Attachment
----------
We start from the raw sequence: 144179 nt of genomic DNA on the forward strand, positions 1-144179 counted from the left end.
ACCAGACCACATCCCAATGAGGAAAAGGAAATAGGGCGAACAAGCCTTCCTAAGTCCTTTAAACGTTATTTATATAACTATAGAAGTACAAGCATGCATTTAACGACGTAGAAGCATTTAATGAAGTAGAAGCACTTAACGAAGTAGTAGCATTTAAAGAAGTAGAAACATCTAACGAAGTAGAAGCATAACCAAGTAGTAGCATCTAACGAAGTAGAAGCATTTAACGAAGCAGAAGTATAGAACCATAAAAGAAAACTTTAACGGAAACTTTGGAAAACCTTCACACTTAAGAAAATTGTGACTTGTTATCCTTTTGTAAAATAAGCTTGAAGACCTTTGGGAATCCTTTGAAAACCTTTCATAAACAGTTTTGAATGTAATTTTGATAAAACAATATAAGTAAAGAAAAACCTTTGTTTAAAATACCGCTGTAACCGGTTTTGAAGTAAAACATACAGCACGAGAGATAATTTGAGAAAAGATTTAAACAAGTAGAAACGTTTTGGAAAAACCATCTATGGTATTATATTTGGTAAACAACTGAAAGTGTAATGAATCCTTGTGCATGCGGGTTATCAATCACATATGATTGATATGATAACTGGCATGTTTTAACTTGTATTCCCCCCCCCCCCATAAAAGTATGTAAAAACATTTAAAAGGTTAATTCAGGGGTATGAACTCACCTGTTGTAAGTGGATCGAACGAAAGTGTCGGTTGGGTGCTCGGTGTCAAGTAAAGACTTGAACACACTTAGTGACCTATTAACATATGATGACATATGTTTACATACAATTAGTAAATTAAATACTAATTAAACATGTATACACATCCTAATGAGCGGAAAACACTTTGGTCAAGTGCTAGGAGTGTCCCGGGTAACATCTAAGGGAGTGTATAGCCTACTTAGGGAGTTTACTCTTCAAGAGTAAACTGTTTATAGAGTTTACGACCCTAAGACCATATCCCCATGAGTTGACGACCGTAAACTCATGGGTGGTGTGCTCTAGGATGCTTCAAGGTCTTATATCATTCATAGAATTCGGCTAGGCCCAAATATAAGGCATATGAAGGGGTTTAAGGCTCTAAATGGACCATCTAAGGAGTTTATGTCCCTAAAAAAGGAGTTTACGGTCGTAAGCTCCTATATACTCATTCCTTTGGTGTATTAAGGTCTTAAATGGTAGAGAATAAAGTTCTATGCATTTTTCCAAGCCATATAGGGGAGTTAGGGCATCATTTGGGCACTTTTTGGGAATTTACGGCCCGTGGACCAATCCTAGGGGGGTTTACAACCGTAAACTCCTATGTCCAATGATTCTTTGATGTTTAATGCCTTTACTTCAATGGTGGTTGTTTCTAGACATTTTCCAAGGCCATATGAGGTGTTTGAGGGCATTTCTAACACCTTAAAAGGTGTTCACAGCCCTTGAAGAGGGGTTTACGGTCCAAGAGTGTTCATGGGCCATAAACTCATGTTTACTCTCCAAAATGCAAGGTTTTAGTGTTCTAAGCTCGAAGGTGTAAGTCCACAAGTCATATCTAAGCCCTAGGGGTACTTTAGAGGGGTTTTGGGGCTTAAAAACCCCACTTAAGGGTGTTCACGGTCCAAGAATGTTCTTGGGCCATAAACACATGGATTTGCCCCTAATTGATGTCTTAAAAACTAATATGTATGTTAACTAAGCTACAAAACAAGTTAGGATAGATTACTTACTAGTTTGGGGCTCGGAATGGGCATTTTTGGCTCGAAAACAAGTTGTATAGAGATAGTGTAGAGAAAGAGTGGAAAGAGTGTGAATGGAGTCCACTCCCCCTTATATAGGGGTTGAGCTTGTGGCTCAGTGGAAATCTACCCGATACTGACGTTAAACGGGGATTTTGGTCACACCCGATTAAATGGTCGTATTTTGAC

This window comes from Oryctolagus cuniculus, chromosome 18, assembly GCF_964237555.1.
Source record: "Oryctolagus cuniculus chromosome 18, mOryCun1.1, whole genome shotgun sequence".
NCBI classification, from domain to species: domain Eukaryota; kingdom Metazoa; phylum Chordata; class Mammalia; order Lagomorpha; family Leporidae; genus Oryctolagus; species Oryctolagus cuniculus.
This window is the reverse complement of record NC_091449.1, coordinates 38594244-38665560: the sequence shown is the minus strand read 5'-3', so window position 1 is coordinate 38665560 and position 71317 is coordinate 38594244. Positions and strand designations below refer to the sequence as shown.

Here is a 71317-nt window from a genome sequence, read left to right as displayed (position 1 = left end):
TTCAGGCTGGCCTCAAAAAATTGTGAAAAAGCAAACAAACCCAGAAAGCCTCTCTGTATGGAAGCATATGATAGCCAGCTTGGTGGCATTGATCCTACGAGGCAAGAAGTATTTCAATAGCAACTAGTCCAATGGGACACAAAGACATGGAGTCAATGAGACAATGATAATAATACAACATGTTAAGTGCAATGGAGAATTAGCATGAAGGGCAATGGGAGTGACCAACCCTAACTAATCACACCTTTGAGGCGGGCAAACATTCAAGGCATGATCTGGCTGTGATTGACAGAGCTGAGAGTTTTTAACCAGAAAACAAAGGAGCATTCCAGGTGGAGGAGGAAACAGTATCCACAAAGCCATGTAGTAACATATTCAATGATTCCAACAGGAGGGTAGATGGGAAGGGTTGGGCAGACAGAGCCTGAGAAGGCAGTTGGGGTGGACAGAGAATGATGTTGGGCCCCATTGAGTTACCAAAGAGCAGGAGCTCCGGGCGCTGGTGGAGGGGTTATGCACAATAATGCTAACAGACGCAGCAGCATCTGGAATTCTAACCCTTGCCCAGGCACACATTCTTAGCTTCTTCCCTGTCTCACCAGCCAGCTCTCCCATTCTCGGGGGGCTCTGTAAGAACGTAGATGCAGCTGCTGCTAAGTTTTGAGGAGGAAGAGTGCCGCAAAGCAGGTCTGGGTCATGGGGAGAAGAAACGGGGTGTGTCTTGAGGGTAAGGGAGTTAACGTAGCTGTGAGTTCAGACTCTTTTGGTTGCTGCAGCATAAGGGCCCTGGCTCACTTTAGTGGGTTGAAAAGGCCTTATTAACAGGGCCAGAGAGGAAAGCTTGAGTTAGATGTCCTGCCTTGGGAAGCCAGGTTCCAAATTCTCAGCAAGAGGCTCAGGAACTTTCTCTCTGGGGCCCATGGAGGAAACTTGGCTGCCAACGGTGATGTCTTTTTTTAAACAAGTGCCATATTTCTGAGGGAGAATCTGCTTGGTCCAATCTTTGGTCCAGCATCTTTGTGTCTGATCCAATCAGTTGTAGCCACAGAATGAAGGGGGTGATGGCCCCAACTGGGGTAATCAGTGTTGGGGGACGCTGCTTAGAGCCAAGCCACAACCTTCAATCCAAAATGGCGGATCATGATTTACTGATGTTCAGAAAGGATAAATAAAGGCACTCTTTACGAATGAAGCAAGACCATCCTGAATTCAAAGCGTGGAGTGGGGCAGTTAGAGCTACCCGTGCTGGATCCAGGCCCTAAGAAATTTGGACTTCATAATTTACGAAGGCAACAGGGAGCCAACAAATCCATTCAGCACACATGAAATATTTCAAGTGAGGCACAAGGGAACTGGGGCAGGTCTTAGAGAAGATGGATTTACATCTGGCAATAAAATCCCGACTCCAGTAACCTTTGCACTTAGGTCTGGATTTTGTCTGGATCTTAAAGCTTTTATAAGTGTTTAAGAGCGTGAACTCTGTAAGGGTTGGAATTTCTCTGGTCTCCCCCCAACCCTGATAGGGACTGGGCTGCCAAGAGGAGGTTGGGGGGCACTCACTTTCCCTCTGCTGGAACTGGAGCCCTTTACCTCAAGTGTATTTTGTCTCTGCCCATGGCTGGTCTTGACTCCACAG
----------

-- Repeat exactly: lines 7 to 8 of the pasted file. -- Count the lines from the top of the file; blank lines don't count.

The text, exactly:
Here is a 71317-nt window from a genome sequence, read left to right as displayed (position 1 = left end):
TTCAGGCTGGCCTCAAAAAATTGTGAAAAAGCAAACAAACCCAGAAAGCCTCTCTGTATGGAAGCATATGATAGCCAGCTTGGTGGCATTGATCCTACGAGGCAAGAAGTATTTCAATAGCAACTAGTCCAATGGGACACAAAGACATGGAGTCAATGAGACAATGATAATAATACAACATGTTAAGTGCAATGGAGAATTAGCATGAAGGGCAATGGGAGTGACCAACCCTAACTAATCACACCTTTGAGGCGGGCAAACATTCAAGGCATGATCTGGCTGTGATTGACAGAGCTGAGAGTTTTTAACCAGAAAACAAAGGAGCATTCCAGGTGGAGGAGGAAACAGTATCCACAAAGCCATGTAGTAACATATTCAATGATTCCAACAGGAGGGTAGATGGGAAGGGTTGGGCAGACAGAGCCTGAGAAGGCAGTTGGGGTGGACAGAGAATGATGTTGGGCCCCATTGAGTTACCAAAGAGCAGGAGCTCCGGGCGCTGGTGGAGGGGTTATGCACAATAATGCTAACAGACGCAGCAGCATCTGGAATTCTAACCCTTGCCCAGGCACACATTCTTAGCTTCTTCCCTGTCTCACCAGCCAGCTCTCCCATTCTCGGGGGGCTCTGTAAGAACGTAGATGCAGCTGCTGCTAAGTTTTGAGGAGGAAGAGTGCCGCAAAGCAGGTCTGGGTCATGGGGAGAAGAAACGGGGTGTGTCTTGAGGGTAAGGGAGTTAACGTAGCTGTGAGTTCAGACTCTTTTGGTTGCTGCAGCATAAGGGCCCTGGCTCACTTTAGTGGGTTGAAAAGGCCTTATTAACAGGGCCAGAGAGGAAAGCTTGAGTTAGATGTCCTGCCTTGGGAAGCCAGGTTCCAAATTCTCAGCAAGAGGCTCAGGAACTTTCTCTCTGGGGCCCATGGAGGAAACTTGGCTGCCAACGGTGATGTCTTTTTTTAAACAAGTGCCATATTTCTGAGGGAGAATCTGCTTGGTCCAATCTTTGGTCCAGCATCTTTGTGTCTGATCCAATCAGTTGTAGCCACAGAATGAAGGGGGTGATGGCCCCAACTGGGGTAATCAGTGTTGGGGGACGCTGCTTAGAGCCAAGCCACAACCTTCAATCCAAAATGGCGGATCATGATTTACTGATGTTCAGAAAGGATAAATAAAGGCACTCTTTACGAATGAAGCAAGACCATCCTGAATTCAAAGCGTGGAGTGGGGCAGTTAGAGCTACCCGTGCTGGATCCAGGCCCTAAGAAATTTGGACTTCATAATTTACGAAGGCAACAGGGAGCCAACAAATCCATTCAGCACACATGAAATATTTCAAGTGAGGCACAAGGGAACTGGGGCAGGTCTTAGAGAAGATGGATTTACATCTGGCAATAAAATCCCGACTCCAGTAACCTTTGCACTTAGGTCTGGATTTTGTCTGGATCTTAAAGCTTTTATAAGTGTTTAAGAGCGTGAACTCTGTAAGGGTTGGAATTTCTCTGGTCTCCCCCCAACCCTGATAGGGACTGGGCTGCCAAGAGGAGGTTGGGGGGCACTCACTTTCCCTCTGCTGGAACTGGAGCCCTTTACCTCAAGTGTATTTTGTCTCTGCCCATGGCTGGTCTTGACTCCACAG